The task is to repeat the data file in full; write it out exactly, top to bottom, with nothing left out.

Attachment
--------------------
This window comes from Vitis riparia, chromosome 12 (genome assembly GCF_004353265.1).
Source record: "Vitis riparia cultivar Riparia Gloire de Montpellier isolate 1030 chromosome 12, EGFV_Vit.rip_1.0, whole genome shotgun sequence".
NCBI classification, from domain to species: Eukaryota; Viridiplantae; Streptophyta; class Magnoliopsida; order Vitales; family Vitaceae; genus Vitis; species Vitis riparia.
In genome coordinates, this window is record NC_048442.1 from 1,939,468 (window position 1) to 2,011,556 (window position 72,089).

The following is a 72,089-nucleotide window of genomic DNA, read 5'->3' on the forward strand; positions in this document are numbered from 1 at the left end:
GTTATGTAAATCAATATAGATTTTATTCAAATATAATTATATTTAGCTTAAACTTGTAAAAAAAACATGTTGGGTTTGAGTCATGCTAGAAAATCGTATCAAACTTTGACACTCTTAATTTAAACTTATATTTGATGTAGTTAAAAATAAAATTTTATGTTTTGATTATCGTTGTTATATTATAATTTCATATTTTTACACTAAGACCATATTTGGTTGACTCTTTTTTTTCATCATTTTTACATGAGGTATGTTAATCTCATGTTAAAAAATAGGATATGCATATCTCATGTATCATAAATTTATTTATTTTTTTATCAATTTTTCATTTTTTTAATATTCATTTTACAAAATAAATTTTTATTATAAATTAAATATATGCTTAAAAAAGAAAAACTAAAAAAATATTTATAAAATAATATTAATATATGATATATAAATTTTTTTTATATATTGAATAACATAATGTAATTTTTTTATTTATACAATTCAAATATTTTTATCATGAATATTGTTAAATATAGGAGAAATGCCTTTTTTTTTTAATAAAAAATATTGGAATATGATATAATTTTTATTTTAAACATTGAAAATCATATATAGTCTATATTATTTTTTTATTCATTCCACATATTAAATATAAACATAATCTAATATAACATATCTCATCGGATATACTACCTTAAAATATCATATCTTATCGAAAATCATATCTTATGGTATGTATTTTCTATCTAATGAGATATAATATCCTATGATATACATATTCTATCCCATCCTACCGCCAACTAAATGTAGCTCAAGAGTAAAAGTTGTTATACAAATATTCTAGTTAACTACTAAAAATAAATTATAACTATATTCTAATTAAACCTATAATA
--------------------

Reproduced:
This window comes from Vitis riparia, chromosome 12 (genome assembly GCF_004353265.1).
Source record: "Vitis riparia cultivar Riparia Gloire de Montpellier isolate 1030 chromosome 12, EGFV_Vit.rip_1.0, whole genome shotgun sequence".
NCBI classification, from domain to species: Eukaryota; Viridiplantae; Streptophyta; class Magnoliopsida; order Vitales; family Vitaceae; genus Vitis; species Vitis riparia.
In genome coordinates, this window is record NC_048442.1 from 1,939,468 (window position 1) to 2,011,556 (window position 72,089).

The following is a 72,089-nucleotide window of genomic DNA, read 5'->3' on the forward strand; positions in this document are numbered from 1 at the left end:
GTTATGTAAATCAATATAGATTTTATTCAAATATAATTATATTTAGCTTAAACTTGTAAAAAAAACATGTTGGGTTTGAGTCATGCTAGAAAATCGTATCAAACTTTGACACTCTTAATTTAAACTTATATTTGATGTAGTTAAAAATAAAATTTTATGTTTTGATTATCGTTGTTATATTATAATTTCATATTTTTACACTAAGACCATATTTGGTTGACTCTTTTTTTTCATCATTTTTACATGAGGTATGTTAATCTCATGTTAAAAAATAGGATATGCATATCTCATGTATCATAAATTTATTTATTTTTTTATCAATTTTTCATTTTTTTAATATTCATTTTACAAAATAAATTTTTATTATAAATTAAATATATGCTTAAAAAAGAAAAACTAAAAAAATATTTATAAAATAATATTAATATATGATATATAAATTTTTTTTATATATTGAATAACATAATGTAATTTTTTTATTTATACAATTCAAATATTTTTATCATGAATATTGTTAAATATAGGAGAAATGCCTTTTTTTTTTAATAAAAAATATTGGAATATGATATAATTTTTATTTTAAACATTGAAAATCATATATAGTCTATATTATTTTTTTATTCATTCCACATATTAAATATAAACATAATCTAATATAACATATCTCATCGGATATACTACCTTAAAATATCATATCTTATCGAAAATCATATCTTATGGTATGTATTTTCTATCTAATGAGATATAATATCCTATGATATACATATTCTATCCCATCCTACCGCCAACTAAATGTAGCTCAAGAGTAAAAGTTGTTATACAAATATTCTAGTTAACTACTAAAAATAAATTATAACTATATTCTAATTAAACCTATAATA